ARLINGTON, Texas — A look at what’s happening around the New York Jets:
1. Can he hack it? Offensive coordinator Nathaniel Hackett has gone from Aaron Rodgers‘ BFF to the Jets’ VIP. To save the season from ruin, Hackett must find a way to get consistent play out of quarterback Zach Wilson, something the previous offensive coaching staff failed to do.
Hackett can do it with scheme, of course. They’re also hoping his upbeat, reassuring demeanor can have a positive effect on Wilson, who received a sideline pep talk from Hackett immediately after his second-quarter interception in Monday night’s win over the Buffalo Bills.
One of the reasons Hackett prefers to coach from the sideline — his predecessor, Mike LaFleur, liked the vantage point from upstairs — is because he can have eye-to-eye conversations with the quarterback instead of communicating via headsets. This allows the quarterback to spend time between series with the actual playcaller, not an intermediary.
“This isn’t a reflection of the old staff — I want to be clear on that one — but Hackett is the eternal optimist,” coach Robert Saleh said.
“I’ve always argued that a coach’s No. 1 job — above scheme, above everything else — is to make their players feel like they can walk on water,” Saleh added. “That’s our job. I think he’s one of those special coaches who has that ability.”
No one expects Wilson to be that good, considering his past struggles. (His career QBR is 36, lowest among 86 players with at least 20 starts over the past 15 seasons.) The idea is to keep him from getting all wet. First assignment: He faces a fierce Dallas Cowboys pass rush, on the road, on a short week, replacing a future Hall of Famer.
“There’s still not a lot of trust there with the new offense and the new playcaller,” observed former Jets quarterback Ryan Fitzpatrick, now an analyst for Prime Video. “You could see that throughout the game [against the Bills]. Once he threw that interception to [Matt] Milano, there weren’t a whole lot of others passes that were going up.”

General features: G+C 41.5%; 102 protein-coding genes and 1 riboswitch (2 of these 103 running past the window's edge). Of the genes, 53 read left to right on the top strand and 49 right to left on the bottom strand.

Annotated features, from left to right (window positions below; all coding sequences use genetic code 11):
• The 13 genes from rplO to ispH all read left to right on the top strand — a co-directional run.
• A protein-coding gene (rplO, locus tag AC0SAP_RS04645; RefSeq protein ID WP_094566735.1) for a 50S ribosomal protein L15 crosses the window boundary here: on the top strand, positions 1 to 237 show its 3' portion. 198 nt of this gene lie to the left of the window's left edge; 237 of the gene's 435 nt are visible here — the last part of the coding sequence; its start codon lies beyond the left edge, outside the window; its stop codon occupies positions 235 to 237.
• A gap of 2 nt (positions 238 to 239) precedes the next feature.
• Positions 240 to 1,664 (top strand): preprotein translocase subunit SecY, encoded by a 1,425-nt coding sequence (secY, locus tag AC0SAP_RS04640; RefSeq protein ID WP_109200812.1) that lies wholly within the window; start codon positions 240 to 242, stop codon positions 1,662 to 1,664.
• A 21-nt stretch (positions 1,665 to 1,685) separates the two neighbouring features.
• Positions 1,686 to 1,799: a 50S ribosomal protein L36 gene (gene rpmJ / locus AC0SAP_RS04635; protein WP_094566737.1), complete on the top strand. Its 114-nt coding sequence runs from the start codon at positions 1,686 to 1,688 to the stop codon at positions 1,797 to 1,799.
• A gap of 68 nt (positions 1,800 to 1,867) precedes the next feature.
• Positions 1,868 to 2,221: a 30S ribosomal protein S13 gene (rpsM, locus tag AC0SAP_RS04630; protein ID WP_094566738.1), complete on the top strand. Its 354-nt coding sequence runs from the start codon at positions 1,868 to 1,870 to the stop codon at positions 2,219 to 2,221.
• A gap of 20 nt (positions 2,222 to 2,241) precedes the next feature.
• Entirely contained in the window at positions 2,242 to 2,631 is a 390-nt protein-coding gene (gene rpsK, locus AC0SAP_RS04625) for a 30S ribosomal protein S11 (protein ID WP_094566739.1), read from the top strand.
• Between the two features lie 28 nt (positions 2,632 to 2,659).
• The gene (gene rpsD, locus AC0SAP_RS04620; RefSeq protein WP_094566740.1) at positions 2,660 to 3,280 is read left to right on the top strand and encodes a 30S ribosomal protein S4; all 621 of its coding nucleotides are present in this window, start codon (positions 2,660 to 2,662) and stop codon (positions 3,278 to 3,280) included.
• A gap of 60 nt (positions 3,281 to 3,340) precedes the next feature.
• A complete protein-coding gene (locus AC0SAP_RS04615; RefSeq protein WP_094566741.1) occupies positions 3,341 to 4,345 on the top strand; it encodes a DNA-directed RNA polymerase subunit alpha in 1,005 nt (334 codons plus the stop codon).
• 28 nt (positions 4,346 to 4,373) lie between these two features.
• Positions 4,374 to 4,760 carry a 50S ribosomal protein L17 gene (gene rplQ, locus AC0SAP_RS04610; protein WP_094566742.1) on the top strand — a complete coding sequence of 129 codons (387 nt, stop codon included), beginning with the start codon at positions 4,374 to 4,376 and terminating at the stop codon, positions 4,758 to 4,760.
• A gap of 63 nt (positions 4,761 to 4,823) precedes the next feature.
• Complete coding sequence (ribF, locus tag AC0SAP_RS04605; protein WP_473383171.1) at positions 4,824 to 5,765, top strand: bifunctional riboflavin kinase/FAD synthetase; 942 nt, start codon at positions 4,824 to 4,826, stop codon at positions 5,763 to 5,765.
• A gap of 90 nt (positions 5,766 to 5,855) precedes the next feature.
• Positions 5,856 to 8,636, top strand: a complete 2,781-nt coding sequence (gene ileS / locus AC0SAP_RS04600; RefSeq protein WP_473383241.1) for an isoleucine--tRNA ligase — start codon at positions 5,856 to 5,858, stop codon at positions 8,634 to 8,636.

There were 13 more pass attempts in the second half, but they were conservative in nature. Fitzpatrick acknowledged to reporters that Wilson was thrust into a difficult situation. He agreed with the Jets’ decision to keep him as the QB2 “because of all that talent. But he’s still so raw. There’s still a lot of things he needs to learn.”
This is a huge spot for Hackett, who didn’t get it done with his previous Wilson (Russell). The quarterback had a career-low 38.7 QBR for the Denver Broncos in 2022, when Hackett was head coach.
2. Spotlight on GM: No one has more at stake than general manager Joe Douglas. He drafted Zach Wilson second overall in 2021, and that hasn’t worked out so far. Nevertheless, his conviction remained strong enough to keep him as the QB2. If Wilson fizzles again, in a different role and in a new system, it will compromise the season and that wouldn’t be a good look for Douglas.
3. Five-game audition? Wilson faces a tough road. The Jets have the league’s most difficult strength of schedule over the next five games, according to ESPN analytics. That will take them up to their bye week. After that, they have one game before the midseason trading deadline.
At the bye, they can assess the quarterback situation. If they feel Wilson is holding them back, that would be the time to trade for a starting-caliber quarterback. A midseason trade is tough and hardly ideal, but it wouldn’t make sense to let a playoff-caliber roster waste away.
“They don’t have anybody else, so Saleh has to come out and say, ‘Zach is our guy,'” Fitzpatrick said. “But I also anticipate them going after somebody else and bringing somebody else in because they’re too talented of a team.”
4. Familiar face: Talk about full circle.
When Rodgers threw his first career touchdown pass — in a 2007 relief outing against the Cowboys — the defender closest to him was cornerback Nate Jones. He was in Rodgers’ face on a slot blitz. Unfazed, Rodgers zipped an 11-yard scoring pass to Greg Jennings. That was an important game for Rodgers, who, in his final season as Brett Favre’s backup, proved himself a worthy heir apparent with a 201-yard passing day in his first meaningful action.